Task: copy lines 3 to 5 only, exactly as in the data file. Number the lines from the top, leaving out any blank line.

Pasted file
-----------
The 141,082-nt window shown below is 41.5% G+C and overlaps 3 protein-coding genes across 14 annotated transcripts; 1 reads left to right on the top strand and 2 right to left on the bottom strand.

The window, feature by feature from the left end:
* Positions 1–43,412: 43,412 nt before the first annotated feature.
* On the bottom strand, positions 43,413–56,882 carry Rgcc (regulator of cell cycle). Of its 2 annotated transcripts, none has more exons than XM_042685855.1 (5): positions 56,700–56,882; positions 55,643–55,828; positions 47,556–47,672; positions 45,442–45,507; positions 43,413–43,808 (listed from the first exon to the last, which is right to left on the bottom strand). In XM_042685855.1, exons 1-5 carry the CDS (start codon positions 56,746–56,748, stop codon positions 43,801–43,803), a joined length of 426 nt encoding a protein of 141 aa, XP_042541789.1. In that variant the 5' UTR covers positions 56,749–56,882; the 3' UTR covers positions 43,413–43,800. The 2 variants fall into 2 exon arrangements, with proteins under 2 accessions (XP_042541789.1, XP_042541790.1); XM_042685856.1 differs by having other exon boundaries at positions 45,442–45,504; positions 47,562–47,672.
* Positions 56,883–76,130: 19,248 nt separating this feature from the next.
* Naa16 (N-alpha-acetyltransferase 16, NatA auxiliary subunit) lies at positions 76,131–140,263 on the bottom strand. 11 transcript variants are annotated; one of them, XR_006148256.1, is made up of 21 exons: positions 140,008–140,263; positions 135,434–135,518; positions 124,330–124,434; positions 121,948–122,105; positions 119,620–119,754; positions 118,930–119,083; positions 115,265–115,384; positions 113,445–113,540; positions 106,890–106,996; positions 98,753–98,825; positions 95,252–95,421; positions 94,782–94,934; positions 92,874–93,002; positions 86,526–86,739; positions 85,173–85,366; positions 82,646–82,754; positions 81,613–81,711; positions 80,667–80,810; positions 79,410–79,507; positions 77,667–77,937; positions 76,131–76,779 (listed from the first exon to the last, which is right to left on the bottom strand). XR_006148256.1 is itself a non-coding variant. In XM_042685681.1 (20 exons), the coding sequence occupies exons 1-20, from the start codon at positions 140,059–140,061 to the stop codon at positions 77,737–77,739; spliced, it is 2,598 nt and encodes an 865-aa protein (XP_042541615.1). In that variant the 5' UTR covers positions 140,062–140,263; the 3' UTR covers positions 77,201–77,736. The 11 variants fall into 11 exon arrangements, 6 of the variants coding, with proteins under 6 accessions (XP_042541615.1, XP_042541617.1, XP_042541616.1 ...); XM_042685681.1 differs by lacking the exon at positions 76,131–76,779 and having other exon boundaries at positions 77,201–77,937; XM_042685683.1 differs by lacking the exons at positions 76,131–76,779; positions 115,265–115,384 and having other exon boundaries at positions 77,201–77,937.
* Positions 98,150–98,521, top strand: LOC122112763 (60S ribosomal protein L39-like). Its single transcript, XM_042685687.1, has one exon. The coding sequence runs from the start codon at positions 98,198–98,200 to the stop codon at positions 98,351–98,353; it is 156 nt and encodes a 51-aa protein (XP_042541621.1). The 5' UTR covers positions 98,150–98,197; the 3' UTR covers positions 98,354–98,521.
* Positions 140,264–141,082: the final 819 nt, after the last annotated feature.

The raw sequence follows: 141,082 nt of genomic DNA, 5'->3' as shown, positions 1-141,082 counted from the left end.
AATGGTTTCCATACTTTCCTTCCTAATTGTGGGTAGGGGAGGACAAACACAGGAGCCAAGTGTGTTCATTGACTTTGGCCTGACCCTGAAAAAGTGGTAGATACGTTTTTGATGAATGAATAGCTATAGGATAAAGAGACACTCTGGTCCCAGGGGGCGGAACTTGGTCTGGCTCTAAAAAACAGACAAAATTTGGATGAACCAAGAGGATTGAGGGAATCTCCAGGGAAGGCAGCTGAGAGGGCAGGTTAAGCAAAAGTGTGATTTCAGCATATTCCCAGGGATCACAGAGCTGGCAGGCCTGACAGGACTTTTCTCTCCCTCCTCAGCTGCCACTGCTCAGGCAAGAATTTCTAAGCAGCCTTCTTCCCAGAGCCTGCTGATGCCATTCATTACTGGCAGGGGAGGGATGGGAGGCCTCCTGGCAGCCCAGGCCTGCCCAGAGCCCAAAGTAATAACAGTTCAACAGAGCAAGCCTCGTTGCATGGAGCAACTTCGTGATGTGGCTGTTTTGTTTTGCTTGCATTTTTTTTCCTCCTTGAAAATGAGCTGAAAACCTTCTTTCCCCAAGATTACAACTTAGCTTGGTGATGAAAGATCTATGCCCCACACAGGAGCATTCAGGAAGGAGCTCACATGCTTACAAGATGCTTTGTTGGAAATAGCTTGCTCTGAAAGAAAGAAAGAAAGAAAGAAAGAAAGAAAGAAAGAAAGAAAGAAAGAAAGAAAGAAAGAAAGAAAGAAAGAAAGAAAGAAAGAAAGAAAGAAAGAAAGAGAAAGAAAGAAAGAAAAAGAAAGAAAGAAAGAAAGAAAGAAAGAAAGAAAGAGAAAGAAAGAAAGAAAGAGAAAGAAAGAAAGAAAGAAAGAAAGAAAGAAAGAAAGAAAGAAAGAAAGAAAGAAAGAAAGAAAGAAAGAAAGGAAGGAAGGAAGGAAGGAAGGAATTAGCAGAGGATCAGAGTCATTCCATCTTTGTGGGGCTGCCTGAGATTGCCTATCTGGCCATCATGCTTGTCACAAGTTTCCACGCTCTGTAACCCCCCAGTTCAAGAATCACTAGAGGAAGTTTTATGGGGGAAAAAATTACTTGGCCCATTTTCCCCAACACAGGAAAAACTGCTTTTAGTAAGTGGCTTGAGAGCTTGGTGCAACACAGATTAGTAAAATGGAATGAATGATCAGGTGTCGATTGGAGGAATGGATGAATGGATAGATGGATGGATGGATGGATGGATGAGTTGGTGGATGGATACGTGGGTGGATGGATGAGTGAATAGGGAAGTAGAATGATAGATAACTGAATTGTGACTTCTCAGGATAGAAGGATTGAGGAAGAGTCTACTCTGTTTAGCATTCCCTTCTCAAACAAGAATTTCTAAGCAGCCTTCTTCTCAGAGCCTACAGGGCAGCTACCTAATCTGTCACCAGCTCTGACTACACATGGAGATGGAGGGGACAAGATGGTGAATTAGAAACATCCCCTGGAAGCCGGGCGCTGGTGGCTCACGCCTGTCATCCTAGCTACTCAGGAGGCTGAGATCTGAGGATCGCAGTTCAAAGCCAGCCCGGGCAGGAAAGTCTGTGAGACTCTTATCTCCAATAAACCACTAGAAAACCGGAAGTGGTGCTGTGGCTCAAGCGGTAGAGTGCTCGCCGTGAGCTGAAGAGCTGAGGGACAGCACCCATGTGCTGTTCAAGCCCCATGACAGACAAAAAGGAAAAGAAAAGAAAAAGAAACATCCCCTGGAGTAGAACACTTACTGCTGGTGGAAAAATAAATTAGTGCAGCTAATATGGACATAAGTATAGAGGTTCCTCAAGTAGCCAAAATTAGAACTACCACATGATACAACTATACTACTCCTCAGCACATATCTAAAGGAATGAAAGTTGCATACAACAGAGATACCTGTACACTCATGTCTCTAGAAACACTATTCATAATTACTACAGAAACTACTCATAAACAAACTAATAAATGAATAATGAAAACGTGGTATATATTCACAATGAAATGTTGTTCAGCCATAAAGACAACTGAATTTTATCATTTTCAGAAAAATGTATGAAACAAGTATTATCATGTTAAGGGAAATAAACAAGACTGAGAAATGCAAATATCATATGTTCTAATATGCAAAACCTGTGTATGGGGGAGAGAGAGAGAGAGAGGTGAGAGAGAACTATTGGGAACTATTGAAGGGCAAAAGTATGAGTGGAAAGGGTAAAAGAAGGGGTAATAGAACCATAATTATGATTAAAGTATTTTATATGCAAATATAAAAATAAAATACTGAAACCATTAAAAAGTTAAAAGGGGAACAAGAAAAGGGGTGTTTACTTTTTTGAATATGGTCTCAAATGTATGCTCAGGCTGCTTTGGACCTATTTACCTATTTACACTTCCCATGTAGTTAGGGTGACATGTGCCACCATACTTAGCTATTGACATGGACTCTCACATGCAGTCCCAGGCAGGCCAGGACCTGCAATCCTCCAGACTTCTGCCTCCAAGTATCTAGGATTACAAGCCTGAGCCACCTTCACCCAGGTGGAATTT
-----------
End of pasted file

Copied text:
* Positions 1–43,412: 43,412 nt before the first annotated feature.
* On the bottom strand, positions 43,413–56,882 carry Rgcc (regulator of cell cycle). Of its 2 annotated transcripts, none has more exons than XM_042685855.1 (5): positions 56,700–56,882; positions 55,643–55,828; positions 47,556–47,672; positions 45,442–45,507; positions 43,413–43,808 (listed from the first exon to the last, which is right to left on the bottom strand). In XM_042685855.1, exons 1-5 carry the CDS (start codon positions 56,746–56,748, stop codon positions 43,801–43,803), a joined length of 426 nt encoding a protein of 141 aa, XP_042541789.1. In that variant the 5' UTR covers positions 56,749–56,882; the 3' UTR covers positions 43,413–43,800. The 2 variants fall into 2 exon arrangements, with proteins under 2 accessions (XP_042541789.1, XP_042541790.1); XM_042685856.1 differs by having other exon boundaries at positions 45,442–45,504; positions 47,562–47,672.
* Positions 56,883–76,130: 19,248 nt separating this feature from the next.